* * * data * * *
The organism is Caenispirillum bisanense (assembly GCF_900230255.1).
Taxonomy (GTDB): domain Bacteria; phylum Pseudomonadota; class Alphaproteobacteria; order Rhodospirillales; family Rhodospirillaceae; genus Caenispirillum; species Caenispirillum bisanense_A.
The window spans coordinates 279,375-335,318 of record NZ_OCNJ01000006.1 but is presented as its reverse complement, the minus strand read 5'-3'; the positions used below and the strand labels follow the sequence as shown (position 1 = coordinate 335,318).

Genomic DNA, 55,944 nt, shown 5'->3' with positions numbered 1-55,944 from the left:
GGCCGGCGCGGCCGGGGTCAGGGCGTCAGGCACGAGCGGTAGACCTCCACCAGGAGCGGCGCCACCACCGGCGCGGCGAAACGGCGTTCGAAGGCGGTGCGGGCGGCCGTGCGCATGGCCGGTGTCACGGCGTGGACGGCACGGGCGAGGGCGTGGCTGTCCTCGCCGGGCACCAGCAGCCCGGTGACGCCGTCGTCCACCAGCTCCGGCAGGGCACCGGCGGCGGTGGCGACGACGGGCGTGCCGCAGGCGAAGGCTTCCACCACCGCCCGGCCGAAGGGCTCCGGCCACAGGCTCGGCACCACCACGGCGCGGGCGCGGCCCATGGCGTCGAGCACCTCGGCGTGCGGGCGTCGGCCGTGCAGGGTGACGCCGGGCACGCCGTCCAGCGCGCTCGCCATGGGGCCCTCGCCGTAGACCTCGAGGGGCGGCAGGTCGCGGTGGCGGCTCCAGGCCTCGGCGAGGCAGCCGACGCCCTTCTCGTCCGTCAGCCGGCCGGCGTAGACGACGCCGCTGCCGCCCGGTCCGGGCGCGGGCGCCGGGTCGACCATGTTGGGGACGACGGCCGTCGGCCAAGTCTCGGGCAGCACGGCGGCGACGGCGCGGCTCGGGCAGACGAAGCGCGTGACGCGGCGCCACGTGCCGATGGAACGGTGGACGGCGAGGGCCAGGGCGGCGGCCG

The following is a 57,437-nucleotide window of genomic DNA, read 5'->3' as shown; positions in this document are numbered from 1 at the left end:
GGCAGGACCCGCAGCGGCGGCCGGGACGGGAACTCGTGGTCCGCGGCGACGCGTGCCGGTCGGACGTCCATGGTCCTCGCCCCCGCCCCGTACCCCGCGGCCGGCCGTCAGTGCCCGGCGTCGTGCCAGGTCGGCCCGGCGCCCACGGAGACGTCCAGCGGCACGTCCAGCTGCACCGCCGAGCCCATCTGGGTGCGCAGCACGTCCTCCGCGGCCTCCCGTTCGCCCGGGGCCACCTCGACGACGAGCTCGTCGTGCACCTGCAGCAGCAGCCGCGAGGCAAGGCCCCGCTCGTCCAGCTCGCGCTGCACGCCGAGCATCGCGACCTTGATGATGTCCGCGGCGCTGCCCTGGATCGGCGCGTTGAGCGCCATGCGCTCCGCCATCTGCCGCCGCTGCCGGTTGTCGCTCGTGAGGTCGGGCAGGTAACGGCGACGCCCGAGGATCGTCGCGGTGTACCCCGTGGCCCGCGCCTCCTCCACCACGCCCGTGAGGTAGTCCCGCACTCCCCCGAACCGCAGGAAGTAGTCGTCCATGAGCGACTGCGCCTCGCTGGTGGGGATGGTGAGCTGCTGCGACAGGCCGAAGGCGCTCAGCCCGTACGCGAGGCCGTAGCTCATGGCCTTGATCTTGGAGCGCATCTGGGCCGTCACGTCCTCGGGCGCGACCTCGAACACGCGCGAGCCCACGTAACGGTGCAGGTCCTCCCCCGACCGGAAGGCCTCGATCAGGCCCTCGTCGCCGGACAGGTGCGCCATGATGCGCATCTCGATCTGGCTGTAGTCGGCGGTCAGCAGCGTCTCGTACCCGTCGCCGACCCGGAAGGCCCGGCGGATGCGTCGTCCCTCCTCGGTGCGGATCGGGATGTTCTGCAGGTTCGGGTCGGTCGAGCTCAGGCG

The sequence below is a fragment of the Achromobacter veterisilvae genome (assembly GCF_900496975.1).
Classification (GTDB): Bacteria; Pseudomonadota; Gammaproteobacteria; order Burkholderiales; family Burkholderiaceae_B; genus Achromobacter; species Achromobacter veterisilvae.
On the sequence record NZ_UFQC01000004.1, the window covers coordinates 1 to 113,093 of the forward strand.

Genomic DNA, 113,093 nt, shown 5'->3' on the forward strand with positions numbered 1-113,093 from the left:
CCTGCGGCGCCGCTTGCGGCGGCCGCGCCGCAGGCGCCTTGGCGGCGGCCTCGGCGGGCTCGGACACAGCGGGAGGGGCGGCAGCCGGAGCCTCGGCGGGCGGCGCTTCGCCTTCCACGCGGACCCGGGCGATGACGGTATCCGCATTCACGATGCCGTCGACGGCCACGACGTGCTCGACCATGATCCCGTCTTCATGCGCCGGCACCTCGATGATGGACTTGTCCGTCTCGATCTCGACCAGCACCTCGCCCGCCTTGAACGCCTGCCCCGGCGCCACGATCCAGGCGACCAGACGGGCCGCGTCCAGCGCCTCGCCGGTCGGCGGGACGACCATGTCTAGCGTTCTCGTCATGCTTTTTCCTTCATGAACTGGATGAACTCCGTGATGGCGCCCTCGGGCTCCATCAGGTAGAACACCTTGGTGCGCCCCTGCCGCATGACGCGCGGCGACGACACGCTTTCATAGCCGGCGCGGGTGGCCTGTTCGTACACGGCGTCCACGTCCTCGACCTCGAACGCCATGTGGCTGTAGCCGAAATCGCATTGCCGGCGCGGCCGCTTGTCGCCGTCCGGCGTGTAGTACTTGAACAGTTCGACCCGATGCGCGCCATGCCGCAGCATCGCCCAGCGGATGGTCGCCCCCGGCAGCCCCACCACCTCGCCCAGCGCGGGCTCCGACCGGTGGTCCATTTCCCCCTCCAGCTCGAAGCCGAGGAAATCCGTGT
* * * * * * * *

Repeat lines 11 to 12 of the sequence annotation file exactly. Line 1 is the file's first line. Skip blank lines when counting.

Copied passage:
Genomic DNA, 113,093 nt, shown 5'->3' on the forward strand with positions numbered 1-113,093 from the left:
CCTGCGGCGCCGCTTGCGGCGGCCGCGCCGCAGGCGCCTTGGCGGCGGCCTCGGCGGGCTCGGACACAGCGGGAGGGGCGGCAGCCGGAGCCTCGGCGGGCGGCGCTTCGCCTTCCACGCGGACCCGGGCGATGACGGTATCCGCATTCACGATGCCGTCGACGGCCACGACGTGCTCGACCATGATCCCGTCTTCATGCGCCGGCACCTCGATGATGGACTTGTCCGTCTCGATCTCGACCAGCACCTCGCCCGCCTTGAACGCCTGCCCCGGCGCCACGATCCAGGCGACCAGACGGGCCGCGTCCAGCGCCTCGCCGGTCGGCGGGACGACCATGTCTAGCGTTCTCGTCATGCTTTTTCCTTCATGAACTGGATGAACTCCGTGATGGCGCCCTCGGGCTCCATCAGGTAGAACACCTTGGTGCGCCCCTGCCGCATGACGCGCGGCGACGACACGCTTTCATAGCCGGCGCGGGTGGCCTGTTCGTACACGGCGTCCACGTCCTCGACCTCGAACGCCATGTGGCTGTAGCCGAAATCGCATTGCCGGCGCGGCCGCTTGTCGCCGTCCGGCGTGTAGTACTTGAACAGTTCGACCCGATGCGCGCCATGCCGCAGCATCGCCCAGCGGATGGTCGCCCCCGGCAGCCCCACCACCTCGCCCAGCGCGGGCTCCGACCGGTGGTCCATTTCCCCCTCCAGCTCGAAGCCGAGGAAATCCGTGT